Graph Theory

author: Rémi Monasson, National Center for Scientific Research (CNRS)
published: Nov. 21, 2013,   recorded: September 2013,   views: 6752


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Random graphs are of central importance in probability theory, combinatorics, and statistical physics. The purpose of these lectures is to review, in a non-rigorous manner, the typical properties of random graphs, with a strong emphasis on the Erdos-Renyi ensemble. We will illustrate those properties, and in particular the percolation transition, on the special case of random systems of Boolean equations. Statistical mechanics techniques will be introduced to study rare properties, that is, large deviations from the typical case. In the second lecture we will focus on dynamical processes modifying random graph structures, and analyze their evolution. Furthermore the replica method for 'dilute' systems will be presented. Finally, in the third lecture, random spatial maps will be considered, in relationship with the modeling of recent experiments in neurobiology.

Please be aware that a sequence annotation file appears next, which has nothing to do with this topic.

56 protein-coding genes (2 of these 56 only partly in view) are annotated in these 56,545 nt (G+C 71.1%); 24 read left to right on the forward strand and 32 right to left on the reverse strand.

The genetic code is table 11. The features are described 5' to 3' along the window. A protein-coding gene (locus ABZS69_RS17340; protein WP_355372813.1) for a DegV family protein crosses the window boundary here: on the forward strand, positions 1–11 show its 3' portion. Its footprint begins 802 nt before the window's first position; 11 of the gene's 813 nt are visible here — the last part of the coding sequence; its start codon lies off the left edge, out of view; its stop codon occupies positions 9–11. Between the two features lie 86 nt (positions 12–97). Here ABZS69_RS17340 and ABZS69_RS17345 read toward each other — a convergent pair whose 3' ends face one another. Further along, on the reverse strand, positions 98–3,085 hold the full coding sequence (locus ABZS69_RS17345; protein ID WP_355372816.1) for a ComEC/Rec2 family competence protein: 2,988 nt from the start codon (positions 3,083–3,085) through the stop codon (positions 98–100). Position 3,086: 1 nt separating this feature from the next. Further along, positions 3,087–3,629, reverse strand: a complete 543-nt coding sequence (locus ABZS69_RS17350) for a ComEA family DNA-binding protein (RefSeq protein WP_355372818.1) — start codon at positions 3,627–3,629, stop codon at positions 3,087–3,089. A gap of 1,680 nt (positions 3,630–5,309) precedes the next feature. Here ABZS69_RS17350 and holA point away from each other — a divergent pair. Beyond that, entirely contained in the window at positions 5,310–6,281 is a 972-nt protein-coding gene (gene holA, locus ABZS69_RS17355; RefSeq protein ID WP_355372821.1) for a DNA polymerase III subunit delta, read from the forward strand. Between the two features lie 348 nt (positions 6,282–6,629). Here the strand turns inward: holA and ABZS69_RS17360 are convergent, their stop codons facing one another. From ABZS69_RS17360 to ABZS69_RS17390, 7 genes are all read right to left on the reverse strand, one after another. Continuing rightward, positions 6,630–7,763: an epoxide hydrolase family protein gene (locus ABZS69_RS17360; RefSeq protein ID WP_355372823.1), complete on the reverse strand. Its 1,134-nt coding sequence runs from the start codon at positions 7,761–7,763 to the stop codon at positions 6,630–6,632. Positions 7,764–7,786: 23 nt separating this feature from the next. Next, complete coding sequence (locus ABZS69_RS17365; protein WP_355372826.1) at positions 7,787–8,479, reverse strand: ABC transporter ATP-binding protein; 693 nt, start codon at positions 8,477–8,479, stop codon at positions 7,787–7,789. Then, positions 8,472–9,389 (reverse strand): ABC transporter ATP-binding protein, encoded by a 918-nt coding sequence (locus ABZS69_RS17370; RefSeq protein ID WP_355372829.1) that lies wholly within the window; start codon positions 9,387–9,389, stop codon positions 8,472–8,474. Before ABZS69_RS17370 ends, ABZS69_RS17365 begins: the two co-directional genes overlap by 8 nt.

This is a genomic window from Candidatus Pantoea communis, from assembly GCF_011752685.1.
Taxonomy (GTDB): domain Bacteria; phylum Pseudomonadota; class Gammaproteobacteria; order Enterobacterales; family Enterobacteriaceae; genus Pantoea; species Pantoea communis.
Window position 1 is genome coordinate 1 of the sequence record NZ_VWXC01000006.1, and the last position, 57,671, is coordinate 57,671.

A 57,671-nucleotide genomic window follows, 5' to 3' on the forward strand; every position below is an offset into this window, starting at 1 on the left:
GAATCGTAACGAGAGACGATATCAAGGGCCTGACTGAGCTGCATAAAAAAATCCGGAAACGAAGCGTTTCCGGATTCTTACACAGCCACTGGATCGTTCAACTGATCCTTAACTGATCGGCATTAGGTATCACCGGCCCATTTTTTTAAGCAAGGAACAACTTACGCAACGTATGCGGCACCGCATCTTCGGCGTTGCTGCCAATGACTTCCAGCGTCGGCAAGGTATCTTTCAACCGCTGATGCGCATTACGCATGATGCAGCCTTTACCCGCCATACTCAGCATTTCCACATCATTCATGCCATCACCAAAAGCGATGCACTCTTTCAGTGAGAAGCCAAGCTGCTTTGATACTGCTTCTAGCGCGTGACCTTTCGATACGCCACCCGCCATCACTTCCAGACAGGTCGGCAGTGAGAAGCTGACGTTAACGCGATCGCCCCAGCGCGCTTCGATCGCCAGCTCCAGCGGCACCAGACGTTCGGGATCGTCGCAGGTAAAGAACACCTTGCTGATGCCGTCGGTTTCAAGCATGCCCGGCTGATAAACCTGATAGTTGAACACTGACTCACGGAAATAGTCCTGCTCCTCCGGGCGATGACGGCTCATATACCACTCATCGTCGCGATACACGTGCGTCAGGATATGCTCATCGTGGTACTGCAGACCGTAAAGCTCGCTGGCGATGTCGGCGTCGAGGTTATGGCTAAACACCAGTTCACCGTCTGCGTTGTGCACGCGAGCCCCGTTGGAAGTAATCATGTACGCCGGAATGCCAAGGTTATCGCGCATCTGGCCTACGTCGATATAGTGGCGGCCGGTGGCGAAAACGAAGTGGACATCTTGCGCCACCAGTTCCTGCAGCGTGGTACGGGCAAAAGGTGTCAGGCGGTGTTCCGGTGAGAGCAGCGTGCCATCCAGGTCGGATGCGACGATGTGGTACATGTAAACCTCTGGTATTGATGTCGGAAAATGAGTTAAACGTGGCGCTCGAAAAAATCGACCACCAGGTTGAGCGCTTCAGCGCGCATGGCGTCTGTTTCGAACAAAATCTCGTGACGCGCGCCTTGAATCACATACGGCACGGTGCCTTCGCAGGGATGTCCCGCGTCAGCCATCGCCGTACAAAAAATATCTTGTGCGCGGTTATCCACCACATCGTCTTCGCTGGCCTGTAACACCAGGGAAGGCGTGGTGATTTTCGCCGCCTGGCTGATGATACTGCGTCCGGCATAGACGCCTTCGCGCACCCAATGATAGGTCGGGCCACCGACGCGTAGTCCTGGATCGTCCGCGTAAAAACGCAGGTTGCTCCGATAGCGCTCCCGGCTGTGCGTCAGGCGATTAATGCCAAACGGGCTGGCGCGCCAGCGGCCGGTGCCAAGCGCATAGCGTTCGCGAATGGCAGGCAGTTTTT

Suggestions for further readings:

  • B. Bollobas, Random Graphs, Cambridge University Press (2001)
  • N.C. Wormald, The differential equation method for random graph processes and greedy algorithms, in Lectures on Approximation and Randomized Algorithms (M. Karonski and H.J. Proemel, eds), pp. 73-155. PWN, Warsaw (1999)
  • D.J. Amit, Modeling Brain Function: The World of Attractor Neural Networks, Cambridge University Press (1992)
  • for more on statistical mechanics and random Boolean systems, see R. Monasson, Introduction to Phase Transitions in Random Optimization Problems, Lecture Notes of Les Houches Summer School, Elsevier (2006) and references therein.

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